Now, I will not pick any quarrel with the existential risk argument as such on these grounds, although I do think that more developed ways to analyse risk-scenarios and the ethical implications of these already in existence and used in the fields I referred above will mean lots of troubles for the simplistic aspects already mentioned. What I do want to point to, however, is this: If you're impressed by the existential risk argument, you should be equally impressed by Pascal's Wager. Thus, in accordance with Pascal's recommendation that authentic religious belief can be gradually installed via the practice of rituals, you should – as should indeed the existential risk argument advocates themselves – spend your Sundays celebrating mass (or any other sort ritual demanded by the God you bet on). I very much doubt, however, that you (or they) in fact do that, or even accept the conclusion that you (or they) should be doing that.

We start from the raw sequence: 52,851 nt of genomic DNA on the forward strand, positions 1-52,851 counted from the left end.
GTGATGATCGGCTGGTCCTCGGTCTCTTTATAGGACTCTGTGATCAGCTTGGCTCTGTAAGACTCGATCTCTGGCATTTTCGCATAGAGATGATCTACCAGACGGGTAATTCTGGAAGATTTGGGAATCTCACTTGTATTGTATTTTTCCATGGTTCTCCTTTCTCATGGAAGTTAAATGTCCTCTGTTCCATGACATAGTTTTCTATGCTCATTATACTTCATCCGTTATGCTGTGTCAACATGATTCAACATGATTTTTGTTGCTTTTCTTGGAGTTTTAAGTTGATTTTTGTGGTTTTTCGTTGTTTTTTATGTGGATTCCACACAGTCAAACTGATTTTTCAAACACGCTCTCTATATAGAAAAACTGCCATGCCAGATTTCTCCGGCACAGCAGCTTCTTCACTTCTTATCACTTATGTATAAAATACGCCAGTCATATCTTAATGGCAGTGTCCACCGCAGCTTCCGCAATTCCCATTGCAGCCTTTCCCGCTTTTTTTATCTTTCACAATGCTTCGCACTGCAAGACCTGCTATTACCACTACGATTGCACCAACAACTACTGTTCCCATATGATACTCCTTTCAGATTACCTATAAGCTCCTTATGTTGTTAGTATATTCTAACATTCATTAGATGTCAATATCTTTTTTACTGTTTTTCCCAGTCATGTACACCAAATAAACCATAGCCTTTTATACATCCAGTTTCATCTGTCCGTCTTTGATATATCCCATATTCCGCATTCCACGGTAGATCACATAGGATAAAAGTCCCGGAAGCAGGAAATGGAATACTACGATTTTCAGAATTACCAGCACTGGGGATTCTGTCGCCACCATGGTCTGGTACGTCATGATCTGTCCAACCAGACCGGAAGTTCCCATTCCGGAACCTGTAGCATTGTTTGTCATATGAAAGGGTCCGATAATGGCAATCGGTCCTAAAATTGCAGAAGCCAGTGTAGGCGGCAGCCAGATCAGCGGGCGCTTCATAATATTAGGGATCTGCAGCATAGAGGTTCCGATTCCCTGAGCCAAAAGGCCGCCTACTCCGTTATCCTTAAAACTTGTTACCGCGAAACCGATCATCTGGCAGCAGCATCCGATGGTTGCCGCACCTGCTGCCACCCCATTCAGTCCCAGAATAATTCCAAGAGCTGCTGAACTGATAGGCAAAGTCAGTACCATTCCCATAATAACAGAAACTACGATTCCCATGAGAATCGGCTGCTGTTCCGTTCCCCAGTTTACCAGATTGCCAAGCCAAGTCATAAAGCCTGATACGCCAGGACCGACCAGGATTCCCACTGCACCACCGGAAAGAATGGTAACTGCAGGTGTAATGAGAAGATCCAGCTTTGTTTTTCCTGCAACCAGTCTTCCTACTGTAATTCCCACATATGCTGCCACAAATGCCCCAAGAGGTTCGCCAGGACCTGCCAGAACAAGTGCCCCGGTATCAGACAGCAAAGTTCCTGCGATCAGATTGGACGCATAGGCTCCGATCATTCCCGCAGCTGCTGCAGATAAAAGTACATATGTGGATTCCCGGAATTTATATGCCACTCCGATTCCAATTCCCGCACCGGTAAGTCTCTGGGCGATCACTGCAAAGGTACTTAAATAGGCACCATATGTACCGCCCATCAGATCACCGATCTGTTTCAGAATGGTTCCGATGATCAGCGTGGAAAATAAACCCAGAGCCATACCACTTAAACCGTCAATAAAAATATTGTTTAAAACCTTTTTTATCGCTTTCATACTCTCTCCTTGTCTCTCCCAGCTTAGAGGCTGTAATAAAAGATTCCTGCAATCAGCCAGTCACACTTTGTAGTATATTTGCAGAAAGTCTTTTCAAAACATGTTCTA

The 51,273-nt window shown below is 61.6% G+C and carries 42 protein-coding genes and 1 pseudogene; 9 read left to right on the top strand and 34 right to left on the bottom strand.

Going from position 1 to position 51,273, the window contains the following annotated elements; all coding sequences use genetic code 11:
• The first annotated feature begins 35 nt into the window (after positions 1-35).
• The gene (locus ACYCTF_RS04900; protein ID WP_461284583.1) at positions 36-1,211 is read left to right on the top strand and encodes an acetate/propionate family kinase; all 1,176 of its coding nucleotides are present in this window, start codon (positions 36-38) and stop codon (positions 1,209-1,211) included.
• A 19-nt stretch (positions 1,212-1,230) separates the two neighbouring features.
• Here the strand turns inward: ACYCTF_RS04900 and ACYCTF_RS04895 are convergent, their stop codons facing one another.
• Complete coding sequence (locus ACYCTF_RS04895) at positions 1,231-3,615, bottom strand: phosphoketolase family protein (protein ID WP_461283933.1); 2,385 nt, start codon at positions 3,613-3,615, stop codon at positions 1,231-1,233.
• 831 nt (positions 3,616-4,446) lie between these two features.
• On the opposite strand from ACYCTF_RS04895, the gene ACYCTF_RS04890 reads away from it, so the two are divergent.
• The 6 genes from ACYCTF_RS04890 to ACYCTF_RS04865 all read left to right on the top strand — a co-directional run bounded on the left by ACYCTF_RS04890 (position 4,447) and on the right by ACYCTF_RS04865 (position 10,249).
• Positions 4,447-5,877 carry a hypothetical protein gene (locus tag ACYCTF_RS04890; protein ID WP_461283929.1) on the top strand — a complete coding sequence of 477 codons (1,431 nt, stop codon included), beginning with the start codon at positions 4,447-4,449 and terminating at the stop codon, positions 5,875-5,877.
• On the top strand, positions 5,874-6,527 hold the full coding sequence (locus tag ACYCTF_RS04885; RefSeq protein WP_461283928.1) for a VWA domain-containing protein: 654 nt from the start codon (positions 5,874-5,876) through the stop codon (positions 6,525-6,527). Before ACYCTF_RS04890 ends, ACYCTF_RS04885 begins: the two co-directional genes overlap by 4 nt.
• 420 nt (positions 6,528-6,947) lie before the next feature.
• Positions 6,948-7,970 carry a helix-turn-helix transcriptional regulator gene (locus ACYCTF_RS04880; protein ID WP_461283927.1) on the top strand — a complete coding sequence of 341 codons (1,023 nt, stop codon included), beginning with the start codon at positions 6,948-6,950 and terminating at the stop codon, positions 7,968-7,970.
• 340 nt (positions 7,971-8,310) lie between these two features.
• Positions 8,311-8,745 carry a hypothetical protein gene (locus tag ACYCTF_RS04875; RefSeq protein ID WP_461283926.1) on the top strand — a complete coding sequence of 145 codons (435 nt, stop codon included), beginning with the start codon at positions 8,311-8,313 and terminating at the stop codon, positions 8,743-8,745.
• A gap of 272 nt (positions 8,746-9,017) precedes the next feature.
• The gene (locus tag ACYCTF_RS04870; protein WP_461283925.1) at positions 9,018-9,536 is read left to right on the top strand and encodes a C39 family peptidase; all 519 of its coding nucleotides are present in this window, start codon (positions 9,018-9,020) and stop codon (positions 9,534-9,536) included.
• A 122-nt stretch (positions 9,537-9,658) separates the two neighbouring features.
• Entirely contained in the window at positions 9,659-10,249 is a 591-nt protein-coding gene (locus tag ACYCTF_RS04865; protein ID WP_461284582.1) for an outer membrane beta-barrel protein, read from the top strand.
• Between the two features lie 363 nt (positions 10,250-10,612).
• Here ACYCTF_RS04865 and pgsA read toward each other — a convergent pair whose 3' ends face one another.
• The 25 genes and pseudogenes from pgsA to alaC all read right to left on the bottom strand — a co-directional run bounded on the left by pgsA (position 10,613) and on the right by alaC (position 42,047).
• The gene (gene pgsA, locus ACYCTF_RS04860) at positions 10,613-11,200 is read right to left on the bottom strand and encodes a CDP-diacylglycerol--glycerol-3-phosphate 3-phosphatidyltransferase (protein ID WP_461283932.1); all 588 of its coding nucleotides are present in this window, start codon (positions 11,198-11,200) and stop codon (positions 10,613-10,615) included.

Why on earth is that?